But her voice seemed to deepen a little with emotion asshe said, in response to his silence, "You and I are in the same boat, Ed.I mean I'm recently widowed, too, and Joy thought . . . well,that we should probably get to know each other."

He wondered why Joy would have ever thought that, andthen he understood, with a little shock of revulsion and amusement, not unlikethe way he'd felt when he discovered the hair in the casserole. "Isee," Edward said. "That was kind of her, but I'm afraid she wasmistaken. I'm not really looking for . . . for any new friends at themoment." At the bird feeder tray right outside the window, a fewchickadees settled and pecked.

"Oh, of course," Dorothy Clark said in abrighter tone. "Everyone has their own timetable for grieving. But whenyou're ready, why don't you give me a ring. I live in Tenafly, we'repractically neighbors. I'll give you my number." There was a flurry at thebird feeder as a jay arrived, scattering seed and the chickadees.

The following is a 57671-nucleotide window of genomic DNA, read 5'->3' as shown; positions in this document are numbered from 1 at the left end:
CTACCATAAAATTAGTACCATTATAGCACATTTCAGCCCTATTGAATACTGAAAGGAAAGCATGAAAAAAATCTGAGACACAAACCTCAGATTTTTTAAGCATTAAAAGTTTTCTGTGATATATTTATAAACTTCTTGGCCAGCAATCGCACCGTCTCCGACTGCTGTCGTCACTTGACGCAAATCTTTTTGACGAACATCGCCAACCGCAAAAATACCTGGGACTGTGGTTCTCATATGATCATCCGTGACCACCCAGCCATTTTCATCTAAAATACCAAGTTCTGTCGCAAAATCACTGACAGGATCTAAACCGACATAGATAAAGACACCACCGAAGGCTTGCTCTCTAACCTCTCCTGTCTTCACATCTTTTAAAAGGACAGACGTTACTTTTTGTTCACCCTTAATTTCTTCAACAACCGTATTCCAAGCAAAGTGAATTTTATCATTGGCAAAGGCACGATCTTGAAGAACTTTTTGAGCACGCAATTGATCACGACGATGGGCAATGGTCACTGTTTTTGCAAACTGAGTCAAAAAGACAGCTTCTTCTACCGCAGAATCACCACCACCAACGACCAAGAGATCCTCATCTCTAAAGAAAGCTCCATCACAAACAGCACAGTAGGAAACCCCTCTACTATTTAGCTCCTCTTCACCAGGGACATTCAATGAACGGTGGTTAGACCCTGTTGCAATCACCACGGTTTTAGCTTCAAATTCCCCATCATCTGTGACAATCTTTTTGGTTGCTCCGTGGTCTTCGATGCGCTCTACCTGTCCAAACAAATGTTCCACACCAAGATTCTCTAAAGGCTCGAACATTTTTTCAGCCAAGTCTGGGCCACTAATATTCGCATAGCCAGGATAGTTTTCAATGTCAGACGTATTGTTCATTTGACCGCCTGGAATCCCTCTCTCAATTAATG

"All right," Edward said resignedly, politely.He was polite to telemarketers, too, even those who took liberties with hisname.

She was suspicious, though. "Do you have apencil?" she asked. If he had a pencil, he might have noted the chickadeesand the jay in his neglected birding journal, or tapped on the window with itto interrupt the bullying. But he said, "Sure, go ahead," and sherecited the number slowly, twice. At least she didn't ask him to read it backto her.

He returned to the living room, but the glide of the ironover the worn blue field of his shirt was no longer soothing. His lonelinesshad been disturbed, and he wanted it back.

One evening near the end, he was reading at Bee'sbedside, his free hand resting lightly on her arm; she seemed to be asleep.Then she opened her glazed eyes and said, "Look at you. They'll becrawling out of the woodwork."

"What will, sweetheart?" he'd asked, but sheshut her eyes and didn't answer.